in reply to RE: why i may have to leave perl...
in thread why i may have to leave perl...

It's hard to imagine any role that Perl couldn't fill, with the proper adjustment.

(Okay, I'm aware I'm taking this one statement a little out of context. But this is a pet peeve of mine for people who see Perl as a hammer, and everything else as nails.)

Actually, it's easy to imagine dozens of roles that Perl is completely unsuitable for. It will never be found in automotive embedded systems (engine/transmission computers), life support applications, microwave ovens, cellular phones, or any other application where the hardware cost is driven by volume, or certain types of compliances must be met.

There are a couple of factors here: One is that the lowest hardware cost is almost always achieved by using a minimal hardware configuration. Unless you're willing to use a 386 or better processor, and a corresponding environment that will support a real O/S (read 4+ MB memory, 2+ MB ROM), this is rarely co-incident with lowest cost. Perl is an application that requires an underlying operating system to be effective. People may port it to the Palm Pilot, but one has to ask oneself "Is this *really* useful?". Most of the time, such exercises are for the demonstration of "coolness", not practicality. This is evidenced by the fact that Linux and it's cousins still aren't practical on the hardware used by most PDAs. And this is also why MS has a market for WinCE (or whatever they call it now), and Palms are running Palm O/S.

Considering that minimum hardware cost for a 386, 4MB of RAM, 2MB ROM, supporting circuitry, yada yada yada is still about $50 in large volumes, are you going to pay that surcharge so your microwave oven can have a "Linux/Perl Inside" sticker? I sure won't. And neither will the normal consumer.

Perl will never be suitable for writing kernel mode device drivers. I'm sure someone will do it, just to show that it can be done, but it's not the correct model for driver development. Remember that Perl is still written in 'C'. There's a good reason for this. It's because 'C' is still the right tool for writing as close to assembly as possible, and maintaining portability. Possibly this might change when Perl-to-EXE actually works, but I seriously doubt it.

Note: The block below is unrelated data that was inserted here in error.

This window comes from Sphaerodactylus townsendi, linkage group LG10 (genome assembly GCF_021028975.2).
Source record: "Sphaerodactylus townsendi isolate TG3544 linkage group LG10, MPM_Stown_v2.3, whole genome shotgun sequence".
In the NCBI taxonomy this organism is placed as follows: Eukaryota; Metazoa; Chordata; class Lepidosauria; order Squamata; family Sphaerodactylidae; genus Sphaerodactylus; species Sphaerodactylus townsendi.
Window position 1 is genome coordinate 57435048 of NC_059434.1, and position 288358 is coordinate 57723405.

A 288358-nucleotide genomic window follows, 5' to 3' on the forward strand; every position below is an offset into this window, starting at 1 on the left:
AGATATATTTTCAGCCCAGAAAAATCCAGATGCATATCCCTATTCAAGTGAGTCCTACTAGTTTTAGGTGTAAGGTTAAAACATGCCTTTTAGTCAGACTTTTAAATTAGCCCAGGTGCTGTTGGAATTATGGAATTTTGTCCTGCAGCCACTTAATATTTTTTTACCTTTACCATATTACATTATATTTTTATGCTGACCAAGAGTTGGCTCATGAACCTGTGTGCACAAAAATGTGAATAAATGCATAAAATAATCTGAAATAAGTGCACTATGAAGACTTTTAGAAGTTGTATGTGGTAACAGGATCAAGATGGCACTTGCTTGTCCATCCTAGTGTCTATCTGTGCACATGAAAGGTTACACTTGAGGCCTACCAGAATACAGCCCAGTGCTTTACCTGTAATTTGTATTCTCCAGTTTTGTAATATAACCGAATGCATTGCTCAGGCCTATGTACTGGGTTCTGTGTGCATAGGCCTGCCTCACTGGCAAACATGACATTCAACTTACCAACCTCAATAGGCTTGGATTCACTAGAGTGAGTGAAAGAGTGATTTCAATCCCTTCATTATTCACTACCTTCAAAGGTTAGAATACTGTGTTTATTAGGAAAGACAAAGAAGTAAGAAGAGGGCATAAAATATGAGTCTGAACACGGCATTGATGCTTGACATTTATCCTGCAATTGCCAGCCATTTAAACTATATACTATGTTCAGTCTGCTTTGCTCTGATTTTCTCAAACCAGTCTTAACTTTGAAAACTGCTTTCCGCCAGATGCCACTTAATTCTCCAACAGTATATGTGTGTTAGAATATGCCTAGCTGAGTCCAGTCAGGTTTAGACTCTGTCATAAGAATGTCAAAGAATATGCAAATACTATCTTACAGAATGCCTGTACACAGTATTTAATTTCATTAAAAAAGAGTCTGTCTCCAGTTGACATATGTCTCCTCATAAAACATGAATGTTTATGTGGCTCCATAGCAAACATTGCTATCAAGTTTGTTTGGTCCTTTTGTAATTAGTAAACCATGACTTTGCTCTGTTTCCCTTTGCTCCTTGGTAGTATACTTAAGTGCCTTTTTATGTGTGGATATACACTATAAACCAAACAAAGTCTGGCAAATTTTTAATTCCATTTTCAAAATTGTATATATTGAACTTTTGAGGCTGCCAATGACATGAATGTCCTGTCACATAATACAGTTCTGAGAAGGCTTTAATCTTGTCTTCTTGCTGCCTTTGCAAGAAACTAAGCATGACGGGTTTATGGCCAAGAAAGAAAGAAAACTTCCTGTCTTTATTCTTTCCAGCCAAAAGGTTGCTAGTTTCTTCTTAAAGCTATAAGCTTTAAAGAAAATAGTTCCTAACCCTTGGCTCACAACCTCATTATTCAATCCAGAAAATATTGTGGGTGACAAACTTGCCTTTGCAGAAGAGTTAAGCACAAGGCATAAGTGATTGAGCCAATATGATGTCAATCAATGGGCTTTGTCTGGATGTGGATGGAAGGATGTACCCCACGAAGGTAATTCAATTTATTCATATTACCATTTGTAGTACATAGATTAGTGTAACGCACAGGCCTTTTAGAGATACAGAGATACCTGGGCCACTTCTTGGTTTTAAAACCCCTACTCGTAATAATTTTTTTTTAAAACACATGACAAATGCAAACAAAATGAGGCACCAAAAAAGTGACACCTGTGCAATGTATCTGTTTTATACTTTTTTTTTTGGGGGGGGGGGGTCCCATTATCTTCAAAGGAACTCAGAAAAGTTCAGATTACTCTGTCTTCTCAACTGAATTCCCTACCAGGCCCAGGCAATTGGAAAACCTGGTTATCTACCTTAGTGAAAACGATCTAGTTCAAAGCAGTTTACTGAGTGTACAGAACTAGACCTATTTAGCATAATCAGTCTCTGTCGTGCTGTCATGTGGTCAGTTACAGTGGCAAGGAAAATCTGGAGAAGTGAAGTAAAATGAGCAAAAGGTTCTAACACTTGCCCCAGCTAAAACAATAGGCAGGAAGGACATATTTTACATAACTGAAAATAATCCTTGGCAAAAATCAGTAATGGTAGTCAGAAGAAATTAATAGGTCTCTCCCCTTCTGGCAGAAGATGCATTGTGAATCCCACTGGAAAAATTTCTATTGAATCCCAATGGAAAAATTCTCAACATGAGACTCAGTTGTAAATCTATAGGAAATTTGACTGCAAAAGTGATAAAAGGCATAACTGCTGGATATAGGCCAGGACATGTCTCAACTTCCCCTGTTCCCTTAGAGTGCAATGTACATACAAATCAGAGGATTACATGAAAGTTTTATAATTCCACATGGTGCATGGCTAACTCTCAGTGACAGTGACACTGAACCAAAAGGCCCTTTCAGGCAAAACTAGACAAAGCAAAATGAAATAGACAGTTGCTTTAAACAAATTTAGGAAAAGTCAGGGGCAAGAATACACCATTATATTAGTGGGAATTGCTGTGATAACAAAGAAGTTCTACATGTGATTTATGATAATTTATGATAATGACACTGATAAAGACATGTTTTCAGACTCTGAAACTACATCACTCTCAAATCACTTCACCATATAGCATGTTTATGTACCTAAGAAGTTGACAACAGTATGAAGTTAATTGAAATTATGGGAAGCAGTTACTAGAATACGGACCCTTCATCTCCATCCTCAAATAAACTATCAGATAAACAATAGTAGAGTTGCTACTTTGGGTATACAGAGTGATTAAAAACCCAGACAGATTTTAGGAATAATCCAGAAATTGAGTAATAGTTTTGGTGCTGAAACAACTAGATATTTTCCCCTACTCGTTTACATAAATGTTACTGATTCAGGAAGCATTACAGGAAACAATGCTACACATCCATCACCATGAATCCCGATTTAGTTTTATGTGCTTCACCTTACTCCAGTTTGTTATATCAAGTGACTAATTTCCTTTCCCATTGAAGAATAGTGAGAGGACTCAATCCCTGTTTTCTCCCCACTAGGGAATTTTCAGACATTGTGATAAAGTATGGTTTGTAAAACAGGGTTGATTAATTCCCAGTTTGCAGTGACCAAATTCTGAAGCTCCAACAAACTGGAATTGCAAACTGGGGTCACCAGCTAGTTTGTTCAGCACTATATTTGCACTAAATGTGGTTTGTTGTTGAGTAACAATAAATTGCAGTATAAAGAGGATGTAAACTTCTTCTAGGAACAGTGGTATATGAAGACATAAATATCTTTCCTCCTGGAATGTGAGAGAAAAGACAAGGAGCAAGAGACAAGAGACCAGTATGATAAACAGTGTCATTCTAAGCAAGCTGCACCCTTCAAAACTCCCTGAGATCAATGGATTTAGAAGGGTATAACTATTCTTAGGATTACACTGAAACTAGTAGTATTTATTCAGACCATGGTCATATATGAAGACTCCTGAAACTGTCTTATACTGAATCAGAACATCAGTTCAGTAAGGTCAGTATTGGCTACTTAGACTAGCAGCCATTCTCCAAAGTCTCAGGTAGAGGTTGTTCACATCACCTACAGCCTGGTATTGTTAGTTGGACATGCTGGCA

Another factor is that Perl will (in all probability) never be certified for military and life support programming, such as Ada is. There are a number of reasons for this, ranging from the requirements for strong type checking of variables and arguments, (current) lack of ANSI certification to compile time evaluation (How many times have you not realized you misspelled a subroutine name until it coughs a hairball at runtime?) and practical automated CASE tools.

I've said this before, I'll say it again: Perl is a hell of a language. It's very full featured, it has features that few others languages have, it's well accepted, etc. But, remember this: One of the things that makes Perl so useful is CPAN. Without the people that have written these modules and made them publically available (GPL, Copyleft, whatever), Perl would be seriously lacking. How'd you like to lay out $100 for, under the typical licensing schemes for most "DOS/Windows" libraries? I'm pretty sure it wouldn't be anywhere as popular as it is now. One of the major reasons (I believe) that Perl is so widely accepted is because of the underlying distribution model.

On a slightly different note, one little thing that bothers me about Perl is the lack of structures such as 'C' supports. I know that structures can be emulated, but the ability that 'C' has of mapping a block of memory to a structure, accessing the individual elements with ease, then stepping a pointer to the next block is missing. This makes it much more difficult to implement access to memory mapped devices, and other objects that can't be conveinently remapped into Perl idioms. I'm sure someone will immediately correct me on this (probably tilly...), but that's my take on it as a long time 'C'/assembly/Forth programmer.

Good programmers know when to use the right tools for the right job. These decisions are, of course, mediated by management (always runaway when management endorses a methodology. Nothing like an edict "all future code will be object-oriented" from people who don't even know how to reboot their own computers), development time & time to market, maintainability, and half a dozen other factors. Know when to hack Perl, when to sling 'C', and when to hand-craft assembly. Just because you know a way to make it *work* in Perl doesn't mean that Perl is the answer.


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